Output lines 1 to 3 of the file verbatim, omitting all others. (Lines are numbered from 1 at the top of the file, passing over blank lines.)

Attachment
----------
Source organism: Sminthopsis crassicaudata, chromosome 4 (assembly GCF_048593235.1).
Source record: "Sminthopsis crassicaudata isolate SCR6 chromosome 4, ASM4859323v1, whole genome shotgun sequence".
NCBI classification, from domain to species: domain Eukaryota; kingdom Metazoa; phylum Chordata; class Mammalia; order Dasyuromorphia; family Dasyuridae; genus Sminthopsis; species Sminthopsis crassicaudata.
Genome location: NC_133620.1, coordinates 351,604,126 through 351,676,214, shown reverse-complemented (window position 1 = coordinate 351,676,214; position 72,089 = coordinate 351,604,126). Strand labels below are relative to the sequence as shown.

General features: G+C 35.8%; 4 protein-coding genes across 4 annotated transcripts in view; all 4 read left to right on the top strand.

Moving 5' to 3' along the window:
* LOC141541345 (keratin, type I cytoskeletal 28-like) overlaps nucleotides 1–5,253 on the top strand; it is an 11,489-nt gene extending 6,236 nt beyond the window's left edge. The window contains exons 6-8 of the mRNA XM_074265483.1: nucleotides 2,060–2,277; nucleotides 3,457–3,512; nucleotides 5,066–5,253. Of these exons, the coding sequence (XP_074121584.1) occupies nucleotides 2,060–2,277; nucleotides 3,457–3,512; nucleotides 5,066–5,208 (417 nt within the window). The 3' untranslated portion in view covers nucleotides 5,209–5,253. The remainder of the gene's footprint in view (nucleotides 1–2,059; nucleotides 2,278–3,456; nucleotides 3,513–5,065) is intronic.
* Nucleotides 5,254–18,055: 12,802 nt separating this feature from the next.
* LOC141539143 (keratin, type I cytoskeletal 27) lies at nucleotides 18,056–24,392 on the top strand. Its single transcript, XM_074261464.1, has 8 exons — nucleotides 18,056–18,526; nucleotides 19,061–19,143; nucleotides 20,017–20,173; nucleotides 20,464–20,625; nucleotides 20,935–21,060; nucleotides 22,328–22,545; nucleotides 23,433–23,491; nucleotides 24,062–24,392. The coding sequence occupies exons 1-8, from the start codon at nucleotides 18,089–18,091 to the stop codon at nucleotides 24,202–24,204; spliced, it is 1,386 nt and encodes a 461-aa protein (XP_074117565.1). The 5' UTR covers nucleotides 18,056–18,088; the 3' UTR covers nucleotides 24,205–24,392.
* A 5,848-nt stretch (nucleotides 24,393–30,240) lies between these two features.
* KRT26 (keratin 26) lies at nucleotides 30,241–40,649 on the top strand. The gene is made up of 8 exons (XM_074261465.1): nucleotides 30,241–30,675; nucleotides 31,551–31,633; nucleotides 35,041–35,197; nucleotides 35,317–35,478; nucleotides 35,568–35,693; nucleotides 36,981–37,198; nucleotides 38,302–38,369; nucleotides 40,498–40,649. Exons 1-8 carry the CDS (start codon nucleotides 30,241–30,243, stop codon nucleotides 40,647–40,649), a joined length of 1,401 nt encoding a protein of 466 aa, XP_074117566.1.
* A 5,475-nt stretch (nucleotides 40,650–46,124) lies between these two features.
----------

Source organism: Sminthopsis crassicaudata, chromosome 4 (assembly GCF_048593235.1).
Source record: "Sminthopsis crassicaudata isolate SCR6 chromosome 4, ASM4859323v1, whole genome shotgun sequence".
NCBI classification, from domain to species: domain Eukaryota; kingdom Metazoa; phylum Chordata; class Mammalia; order Dasyuromorphia; family Dasyuridae; genus Sminthopsis; species Sminthopsis crassicaudata.